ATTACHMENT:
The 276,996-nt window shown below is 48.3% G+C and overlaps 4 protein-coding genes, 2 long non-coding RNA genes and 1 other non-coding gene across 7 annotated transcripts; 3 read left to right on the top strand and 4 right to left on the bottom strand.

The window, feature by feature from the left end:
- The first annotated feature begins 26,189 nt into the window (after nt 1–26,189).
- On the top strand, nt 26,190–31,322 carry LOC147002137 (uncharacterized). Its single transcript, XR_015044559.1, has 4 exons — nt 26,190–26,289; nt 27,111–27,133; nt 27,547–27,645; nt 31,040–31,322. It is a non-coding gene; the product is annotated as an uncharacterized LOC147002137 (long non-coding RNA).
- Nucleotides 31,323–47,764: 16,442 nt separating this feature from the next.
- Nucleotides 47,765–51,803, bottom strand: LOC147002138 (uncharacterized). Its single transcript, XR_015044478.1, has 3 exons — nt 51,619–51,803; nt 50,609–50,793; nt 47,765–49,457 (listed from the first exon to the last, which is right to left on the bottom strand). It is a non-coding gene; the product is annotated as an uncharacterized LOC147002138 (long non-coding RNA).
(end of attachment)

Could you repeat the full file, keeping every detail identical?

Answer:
The 276,996-nt window shown below is 48.3% G+C and overlaps 4 protein-coding genes, 2 long non-coding RNA genes and 1 other non-coding gene across 7 annotated transcripts; 3 read left to right on the top strand and 4 right to left on the bottom strand.

The window, feature by feature from the left end:
- The first annotated feature begins 26,189 nt into the window (after nt 1–26,189).
- On the top strand, nt 26,190–31,322 carry LOC147002137 (uncharacterized). Its single transcript, XR_015044559.1, has 4 exons — nt 26,190–26,289; nt 27,111–27,133; nt 27,547–27,645; nt 31,040–31,322. It is a non-coding gene; the product is annotated as an uncharacterized LOC147002137 (long non-coding RNA).
- Nucleotides 31,323–47,764: 16,442 nt separating this feature from the next.
- Nucleotides 47,765–51,803, bottom strand: LOC147002138 (uncharacterized). Its single transcript, XR_015044478.1, has 3 exons — nt 51,619–51,803; nt 50,609–50,793; nt 47,765–49,457 (listed from the first exon to the last, which is right to left on the bottom strand). It is a non-coding gene; the product is annotated as an uncharacterized LOC147002138 (long non-coding RNA).